In this step, you have installed and configured Devise in your project. In the next step, you will create the user model for your application with Devise and set up user authentication.

Step 4 — Creating the User Model with Devise

You are now ready to generate the user model with Devise, which will create the necesary model file and generate a migration that you can run to create a users table in your application. Whenever someone signs up, you’ll need to create a new record in the users table in the database. With the user model, you can manipulate these database records from your frontend view.

In this step, you will generate a user model, inspect the default configuration, and then run the migration to update your database.

Since Rails is a models-view-controller (MVC) framework, each database table has a class associated with it, which can be used to work with the data in the table. In this case, if you create a users table, you can use the User model to do operations like User.first or User.find_by_email("sammy@example.com"). You can create this model by making a normal class inherited from ApplicationRecord in Rails, but generating a user model with Devise gives you many methods that you can use for authentication.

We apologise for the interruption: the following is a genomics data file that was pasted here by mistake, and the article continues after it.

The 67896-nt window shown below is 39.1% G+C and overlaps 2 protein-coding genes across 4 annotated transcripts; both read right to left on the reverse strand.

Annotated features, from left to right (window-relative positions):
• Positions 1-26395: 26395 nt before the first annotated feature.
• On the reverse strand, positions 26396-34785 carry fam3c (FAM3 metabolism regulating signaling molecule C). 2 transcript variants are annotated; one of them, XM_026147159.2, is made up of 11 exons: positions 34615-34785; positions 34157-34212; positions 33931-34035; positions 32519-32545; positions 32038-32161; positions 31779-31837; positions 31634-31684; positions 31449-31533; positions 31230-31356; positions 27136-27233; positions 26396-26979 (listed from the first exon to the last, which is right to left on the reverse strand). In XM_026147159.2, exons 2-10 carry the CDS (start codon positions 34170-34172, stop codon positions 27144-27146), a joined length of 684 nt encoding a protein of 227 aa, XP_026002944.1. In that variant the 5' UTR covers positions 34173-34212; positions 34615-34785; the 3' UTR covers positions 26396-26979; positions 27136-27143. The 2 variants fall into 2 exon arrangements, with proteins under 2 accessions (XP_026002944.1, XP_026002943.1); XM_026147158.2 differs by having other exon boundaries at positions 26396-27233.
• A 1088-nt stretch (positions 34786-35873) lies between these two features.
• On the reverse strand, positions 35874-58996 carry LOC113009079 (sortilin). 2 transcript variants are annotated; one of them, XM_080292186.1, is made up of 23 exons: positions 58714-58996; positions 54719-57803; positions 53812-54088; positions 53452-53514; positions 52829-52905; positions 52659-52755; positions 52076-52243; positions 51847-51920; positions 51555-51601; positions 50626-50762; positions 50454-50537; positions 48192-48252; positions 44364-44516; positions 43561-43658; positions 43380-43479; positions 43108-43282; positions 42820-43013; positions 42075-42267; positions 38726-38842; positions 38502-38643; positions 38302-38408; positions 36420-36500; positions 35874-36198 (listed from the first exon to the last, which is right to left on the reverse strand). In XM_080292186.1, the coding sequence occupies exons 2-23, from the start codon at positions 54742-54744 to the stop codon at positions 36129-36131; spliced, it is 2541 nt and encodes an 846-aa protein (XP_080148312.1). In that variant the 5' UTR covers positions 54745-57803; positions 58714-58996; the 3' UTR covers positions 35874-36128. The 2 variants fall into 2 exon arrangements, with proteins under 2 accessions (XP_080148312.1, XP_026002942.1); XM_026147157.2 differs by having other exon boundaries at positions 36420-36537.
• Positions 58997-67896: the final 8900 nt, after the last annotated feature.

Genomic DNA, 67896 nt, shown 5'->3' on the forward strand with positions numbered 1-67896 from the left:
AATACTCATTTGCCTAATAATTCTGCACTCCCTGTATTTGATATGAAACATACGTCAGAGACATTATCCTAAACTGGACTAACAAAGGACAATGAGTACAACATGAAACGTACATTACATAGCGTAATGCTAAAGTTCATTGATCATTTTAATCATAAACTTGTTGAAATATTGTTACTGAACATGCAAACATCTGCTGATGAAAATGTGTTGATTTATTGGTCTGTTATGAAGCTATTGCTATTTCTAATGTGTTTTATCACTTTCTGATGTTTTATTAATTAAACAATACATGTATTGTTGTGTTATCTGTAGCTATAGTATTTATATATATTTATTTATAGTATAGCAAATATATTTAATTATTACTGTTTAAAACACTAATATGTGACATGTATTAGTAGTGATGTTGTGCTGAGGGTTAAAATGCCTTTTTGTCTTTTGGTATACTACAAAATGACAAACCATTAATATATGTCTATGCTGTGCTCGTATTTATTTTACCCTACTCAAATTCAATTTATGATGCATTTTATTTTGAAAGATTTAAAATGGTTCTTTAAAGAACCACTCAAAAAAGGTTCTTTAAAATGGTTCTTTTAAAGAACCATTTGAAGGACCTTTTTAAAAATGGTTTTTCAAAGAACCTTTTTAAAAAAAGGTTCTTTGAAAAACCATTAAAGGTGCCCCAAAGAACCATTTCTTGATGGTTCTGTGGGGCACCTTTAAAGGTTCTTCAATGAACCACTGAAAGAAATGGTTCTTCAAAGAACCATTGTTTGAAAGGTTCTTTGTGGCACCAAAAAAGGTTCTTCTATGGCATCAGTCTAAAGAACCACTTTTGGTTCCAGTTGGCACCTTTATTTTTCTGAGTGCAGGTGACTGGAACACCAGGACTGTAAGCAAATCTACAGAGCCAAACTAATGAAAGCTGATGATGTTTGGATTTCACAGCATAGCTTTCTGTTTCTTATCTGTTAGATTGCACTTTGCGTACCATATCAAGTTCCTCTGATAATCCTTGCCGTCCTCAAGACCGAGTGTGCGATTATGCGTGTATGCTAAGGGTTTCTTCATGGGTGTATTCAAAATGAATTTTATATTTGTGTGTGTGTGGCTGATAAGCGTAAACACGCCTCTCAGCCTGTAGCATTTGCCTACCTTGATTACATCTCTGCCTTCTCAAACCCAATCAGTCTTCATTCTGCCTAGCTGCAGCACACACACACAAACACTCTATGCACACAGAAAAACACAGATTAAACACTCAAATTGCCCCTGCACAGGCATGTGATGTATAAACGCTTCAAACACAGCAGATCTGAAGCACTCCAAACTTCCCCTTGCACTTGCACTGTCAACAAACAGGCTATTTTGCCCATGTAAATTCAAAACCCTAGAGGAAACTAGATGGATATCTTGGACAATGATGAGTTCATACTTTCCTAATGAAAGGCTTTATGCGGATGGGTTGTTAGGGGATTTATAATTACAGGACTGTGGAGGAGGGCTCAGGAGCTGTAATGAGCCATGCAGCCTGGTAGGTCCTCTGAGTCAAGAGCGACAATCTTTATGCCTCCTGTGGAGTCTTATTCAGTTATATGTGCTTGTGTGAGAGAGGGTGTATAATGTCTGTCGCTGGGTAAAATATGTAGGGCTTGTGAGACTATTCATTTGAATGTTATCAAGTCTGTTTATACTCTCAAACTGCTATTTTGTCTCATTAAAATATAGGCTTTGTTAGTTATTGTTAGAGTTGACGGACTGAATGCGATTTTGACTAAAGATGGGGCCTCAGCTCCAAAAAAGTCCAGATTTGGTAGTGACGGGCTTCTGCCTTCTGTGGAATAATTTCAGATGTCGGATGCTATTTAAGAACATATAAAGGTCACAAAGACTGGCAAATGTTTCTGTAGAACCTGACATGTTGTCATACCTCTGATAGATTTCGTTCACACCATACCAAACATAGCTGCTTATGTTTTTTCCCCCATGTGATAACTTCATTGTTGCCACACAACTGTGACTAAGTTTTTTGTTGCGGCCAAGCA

To create your Devise user, run the following generator command:

  1. bundle exec rails g devise user

The following output will print to the screen:

Output
invoke active_record create db/migrate/20220908152949_devise_create_users.rb create app/models/user.rb invoke test_unit create test/models/user_test.rb create test/fixtures/users.yml insert app/models/user.rb route devise_for :users

The output shows that Devise generated several files, created tests, and added routes. The first file, db/migrate/20220908152949_devise_create_users.rb, is a migration file for creating the users table in your database. A Rails migration file describes the changes that need to be made in the database. The filename of each migration will contain a timestamp so that Rails will know in which order to make those changes.